It's been a relatively cool summer so far for firefighters in Northern Virginia.

There was an unusually low number of fires in Alexandria and Arlington in June, and fire officials in Fairfax County said last week that it has been a slower than normal time for fires there, too, although they were unable to provide the specific number of fires in the county in the last two months.

Alexandria has experienced the fewest major fires of the three jurisdictions, with no fires causing damage over $200 reported to The Washington Post since the third week in May.

"There is a definite reason for the drop in fires in Alexandria," said Mike Conner, the Alexandria fire marshal for six years.

"We started a team tracking program on Jan. 1 . . . . We have 10 inspectors covering five sections of the city."

Conner said that if several fires crop up in one of the five sections, the fire department transfers as many inspectors to that area as needed to investigate the problem.

"The team concept has provided us with the ability to effectively track any fire problem that crops up or to trace any other blighting influences that may attribute to fires," Conner said.

From May 20 to June 24, Arlington County experienced a more than 50 percent drop in fires from the same period last year, when 15 fires caused $430,000 in damage.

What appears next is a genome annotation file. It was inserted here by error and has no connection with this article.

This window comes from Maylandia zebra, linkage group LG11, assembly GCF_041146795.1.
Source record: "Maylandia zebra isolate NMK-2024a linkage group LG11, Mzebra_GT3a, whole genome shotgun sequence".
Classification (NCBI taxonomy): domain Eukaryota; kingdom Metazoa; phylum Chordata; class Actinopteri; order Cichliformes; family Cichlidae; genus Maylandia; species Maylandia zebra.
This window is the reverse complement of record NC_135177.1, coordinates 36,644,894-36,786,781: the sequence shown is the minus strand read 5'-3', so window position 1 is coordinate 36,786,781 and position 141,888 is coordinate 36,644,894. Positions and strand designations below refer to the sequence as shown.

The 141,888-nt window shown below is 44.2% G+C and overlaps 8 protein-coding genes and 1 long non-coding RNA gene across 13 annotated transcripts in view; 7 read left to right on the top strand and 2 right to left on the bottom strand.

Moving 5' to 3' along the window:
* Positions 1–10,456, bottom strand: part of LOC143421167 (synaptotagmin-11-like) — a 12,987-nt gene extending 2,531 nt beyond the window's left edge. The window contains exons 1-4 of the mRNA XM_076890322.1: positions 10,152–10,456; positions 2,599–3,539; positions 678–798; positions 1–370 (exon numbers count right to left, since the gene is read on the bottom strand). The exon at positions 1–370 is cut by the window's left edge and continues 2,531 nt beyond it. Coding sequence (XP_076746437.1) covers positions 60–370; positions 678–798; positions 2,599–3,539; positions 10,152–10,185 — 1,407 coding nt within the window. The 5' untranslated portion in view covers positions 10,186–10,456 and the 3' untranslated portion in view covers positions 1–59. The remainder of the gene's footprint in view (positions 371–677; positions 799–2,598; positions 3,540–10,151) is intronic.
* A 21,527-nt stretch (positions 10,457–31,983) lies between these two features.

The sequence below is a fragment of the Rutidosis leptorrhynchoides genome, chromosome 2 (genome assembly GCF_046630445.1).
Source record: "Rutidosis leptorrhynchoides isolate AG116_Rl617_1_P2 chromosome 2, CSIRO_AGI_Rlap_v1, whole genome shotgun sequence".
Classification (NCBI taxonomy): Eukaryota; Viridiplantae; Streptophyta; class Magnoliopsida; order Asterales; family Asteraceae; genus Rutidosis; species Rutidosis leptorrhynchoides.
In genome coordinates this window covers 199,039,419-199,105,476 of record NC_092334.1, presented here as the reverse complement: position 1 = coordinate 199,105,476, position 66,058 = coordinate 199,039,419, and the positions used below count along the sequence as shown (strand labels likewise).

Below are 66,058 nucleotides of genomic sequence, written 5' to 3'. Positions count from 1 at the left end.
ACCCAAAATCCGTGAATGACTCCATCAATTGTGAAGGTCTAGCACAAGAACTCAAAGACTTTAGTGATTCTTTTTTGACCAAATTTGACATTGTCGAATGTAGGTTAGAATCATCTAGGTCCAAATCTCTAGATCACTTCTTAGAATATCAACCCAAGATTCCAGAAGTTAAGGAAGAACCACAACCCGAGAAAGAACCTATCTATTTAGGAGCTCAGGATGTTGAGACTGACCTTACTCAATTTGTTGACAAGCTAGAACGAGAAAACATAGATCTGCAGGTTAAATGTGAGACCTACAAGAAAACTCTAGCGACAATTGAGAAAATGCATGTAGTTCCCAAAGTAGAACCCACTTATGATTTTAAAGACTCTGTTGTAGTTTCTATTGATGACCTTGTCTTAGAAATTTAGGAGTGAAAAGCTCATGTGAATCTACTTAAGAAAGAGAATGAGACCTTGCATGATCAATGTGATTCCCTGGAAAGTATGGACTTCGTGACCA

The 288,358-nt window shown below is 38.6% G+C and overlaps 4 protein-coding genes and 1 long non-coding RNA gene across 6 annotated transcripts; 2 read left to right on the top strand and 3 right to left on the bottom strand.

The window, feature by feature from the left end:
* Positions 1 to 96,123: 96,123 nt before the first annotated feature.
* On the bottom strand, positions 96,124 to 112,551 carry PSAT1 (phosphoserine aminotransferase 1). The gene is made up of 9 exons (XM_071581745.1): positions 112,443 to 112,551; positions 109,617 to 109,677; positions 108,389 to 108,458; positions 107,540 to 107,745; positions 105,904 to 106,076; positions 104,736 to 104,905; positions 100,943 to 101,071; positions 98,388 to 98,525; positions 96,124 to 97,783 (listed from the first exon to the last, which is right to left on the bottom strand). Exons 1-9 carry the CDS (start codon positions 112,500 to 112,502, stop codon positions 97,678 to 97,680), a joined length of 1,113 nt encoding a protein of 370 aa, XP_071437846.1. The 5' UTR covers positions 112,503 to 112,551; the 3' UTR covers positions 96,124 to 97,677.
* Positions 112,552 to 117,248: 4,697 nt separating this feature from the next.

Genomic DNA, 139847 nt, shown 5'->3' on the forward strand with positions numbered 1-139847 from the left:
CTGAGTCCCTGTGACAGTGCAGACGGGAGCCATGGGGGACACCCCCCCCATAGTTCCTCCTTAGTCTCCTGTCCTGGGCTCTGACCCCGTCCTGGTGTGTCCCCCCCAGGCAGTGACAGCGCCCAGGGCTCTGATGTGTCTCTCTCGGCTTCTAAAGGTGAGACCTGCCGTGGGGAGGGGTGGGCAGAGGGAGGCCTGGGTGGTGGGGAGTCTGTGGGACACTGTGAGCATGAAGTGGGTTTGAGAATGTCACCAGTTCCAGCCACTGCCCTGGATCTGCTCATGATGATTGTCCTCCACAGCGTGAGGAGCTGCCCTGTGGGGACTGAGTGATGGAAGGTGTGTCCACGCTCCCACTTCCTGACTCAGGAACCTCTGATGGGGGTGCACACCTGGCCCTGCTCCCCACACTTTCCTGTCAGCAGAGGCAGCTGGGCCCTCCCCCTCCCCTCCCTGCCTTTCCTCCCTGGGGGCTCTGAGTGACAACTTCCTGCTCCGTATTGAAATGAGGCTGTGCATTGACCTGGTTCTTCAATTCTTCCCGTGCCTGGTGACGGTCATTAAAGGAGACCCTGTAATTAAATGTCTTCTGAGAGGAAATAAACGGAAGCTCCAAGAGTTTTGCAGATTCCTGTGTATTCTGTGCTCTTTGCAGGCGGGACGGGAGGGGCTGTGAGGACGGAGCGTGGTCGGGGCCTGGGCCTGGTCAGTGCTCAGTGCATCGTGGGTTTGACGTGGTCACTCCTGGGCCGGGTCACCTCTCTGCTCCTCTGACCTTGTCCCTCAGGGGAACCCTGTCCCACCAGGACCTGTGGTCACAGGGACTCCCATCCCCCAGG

This year in the five-week period, six fires caused $159,000 in damage.

The figures do not include vehicle fires.

"A lot of times our fires go in cycles, and for some unexplained reason you get a series of incidents where every time you get a call it's a working fire, and then you get a period where you don't get any fires," said Arlington Fire Chief Tom Hawkins.

Although Conner said May and June are "typically a busy time of year for us," with July statistically being the month with the most fires in Alexandria, Hawkins said this is one of the slowest periods for fires in Arlington.

"Late summer is our lightest time of the year," Hawkins said.

The Fairfax County Fire Department reported 11 major fires in May that caused $207,400 in damage.

In June, two major fires were reported, causing $10,400 in damage.

"Normally December, January and February are our worst months for fires," explained Battalion Chief Jim Strickland, administrative assistant to the Fairfax County fire chief.

Strickland said that when warm weather comes, fires drop in the county because so many fires are caused by faulty home heating devices.

Conner said just the opposite is true in Alexandria.

"I attribute {the normal rise in fires during the summer} to children being out of school," he said. "We don't necessarily get a rise in arson, but we see an increase in trash fires and woods fires."

In Arlington, arson declines during the summer "because more people are outside to see potential arsonists," said Steve Hynson, a spokesman for the Arlington Fire Department.